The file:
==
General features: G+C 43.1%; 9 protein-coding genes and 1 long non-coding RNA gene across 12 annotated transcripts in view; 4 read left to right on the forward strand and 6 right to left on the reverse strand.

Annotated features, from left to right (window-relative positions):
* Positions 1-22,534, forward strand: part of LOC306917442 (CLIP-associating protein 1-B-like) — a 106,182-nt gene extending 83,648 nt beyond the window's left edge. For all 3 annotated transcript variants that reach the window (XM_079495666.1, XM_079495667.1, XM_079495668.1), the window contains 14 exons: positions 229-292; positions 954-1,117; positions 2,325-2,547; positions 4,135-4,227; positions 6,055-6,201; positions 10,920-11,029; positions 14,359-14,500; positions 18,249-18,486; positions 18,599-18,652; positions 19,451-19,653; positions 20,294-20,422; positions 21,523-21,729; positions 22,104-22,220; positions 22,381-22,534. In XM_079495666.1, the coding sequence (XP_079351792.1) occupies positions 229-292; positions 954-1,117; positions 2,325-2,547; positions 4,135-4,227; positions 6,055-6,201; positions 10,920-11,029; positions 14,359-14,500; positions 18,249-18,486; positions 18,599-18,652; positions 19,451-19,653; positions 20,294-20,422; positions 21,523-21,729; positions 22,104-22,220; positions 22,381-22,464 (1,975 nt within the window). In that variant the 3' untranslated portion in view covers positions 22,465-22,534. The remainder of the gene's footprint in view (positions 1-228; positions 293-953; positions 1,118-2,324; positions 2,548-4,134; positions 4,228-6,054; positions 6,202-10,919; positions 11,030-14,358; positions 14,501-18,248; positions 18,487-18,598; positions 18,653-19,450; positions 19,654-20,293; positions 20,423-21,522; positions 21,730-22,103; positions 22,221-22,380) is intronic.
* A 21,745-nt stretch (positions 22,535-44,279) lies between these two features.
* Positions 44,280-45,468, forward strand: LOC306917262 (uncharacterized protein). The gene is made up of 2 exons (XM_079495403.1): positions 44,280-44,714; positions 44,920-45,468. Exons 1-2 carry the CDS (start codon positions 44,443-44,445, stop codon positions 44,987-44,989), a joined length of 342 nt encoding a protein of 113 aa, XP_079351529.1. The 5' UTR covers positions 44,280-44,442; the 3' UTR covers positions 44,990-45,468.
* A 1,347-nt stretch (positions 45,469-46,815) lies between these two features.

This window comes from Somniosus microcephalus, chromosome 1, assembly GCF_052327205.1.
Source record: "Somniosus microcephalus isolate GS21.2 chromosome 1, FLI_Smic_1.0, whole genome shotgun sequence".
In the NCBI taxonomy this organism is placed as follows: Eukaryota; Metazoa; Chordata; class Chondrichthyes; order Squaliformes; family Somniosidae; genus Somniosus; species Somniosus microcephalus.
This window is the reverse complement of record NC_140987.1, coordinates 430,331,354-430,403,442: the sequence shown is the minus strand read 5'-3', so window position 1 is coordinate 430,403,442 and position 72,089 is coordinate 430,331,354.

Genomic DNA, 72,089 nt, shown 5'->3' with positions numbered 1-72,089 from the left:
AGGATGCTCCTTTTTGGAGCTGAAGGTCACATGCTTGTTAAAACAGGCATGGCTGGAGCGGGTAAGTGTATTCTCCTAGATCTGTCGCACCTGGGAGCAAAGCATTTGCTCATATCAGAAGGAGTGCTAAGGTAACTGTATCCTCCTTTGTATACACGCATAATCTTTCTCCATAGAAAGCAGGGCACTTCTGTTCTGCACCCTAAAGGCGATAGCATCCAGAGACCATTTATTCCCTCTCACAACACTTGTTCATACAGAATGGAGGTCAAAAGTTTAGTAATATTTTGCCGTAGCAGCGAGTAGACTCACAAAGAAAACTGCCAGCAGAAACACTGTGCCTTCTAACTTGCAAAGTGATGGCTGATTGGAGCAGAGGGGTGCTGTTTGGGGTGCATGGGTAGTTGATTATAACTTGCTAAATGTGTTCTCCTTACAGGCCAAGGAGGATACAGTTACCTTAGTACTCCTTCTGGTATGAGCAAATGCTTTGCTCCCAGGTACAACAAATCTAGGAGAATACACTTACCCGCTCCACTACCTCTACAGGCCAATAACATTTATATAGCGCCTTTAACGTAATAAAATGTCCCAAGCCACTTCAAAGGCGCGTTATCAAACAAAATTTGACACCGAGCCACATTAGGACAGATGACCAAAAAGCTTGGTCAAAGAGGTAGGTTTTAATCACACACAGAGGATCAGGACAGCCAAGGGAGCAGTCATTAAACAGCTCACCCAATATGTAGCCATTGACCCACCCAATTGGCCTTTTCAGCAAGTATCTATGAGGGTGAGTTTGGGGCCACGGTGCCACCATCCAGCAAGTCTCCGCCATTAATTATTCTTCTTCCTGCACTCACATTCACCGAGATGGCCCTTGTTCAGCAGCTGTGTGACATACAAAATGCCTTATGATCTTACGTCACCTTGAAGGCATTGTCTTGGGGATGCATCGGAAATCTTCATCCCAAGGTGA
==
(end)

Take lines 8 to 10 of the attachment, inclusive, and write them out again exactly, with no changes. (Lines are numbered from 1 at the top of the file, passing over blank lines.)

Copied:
Source record: "Somniosus microcephalus isolate GS21.2 chromosome 1, FLI_Smic_1.0, whole genome shotgun sequence".
In the NCBI taxonomy this organism is placed as follows: Eukaryota; Metazoa; Chordata; class Chondrichthyes; order Squaliformes; family Somniosidae; genus Somniosus; species Somniosus microcephalus.
This window is the reverse complement of record NC_140987.1, coordinates 430,331,354-430,403,442: the sequence shown is the minus strand read 5'-3', so window position 1 is coordinate 430,403,442 and position 72,089 is coordinate 430,331,354.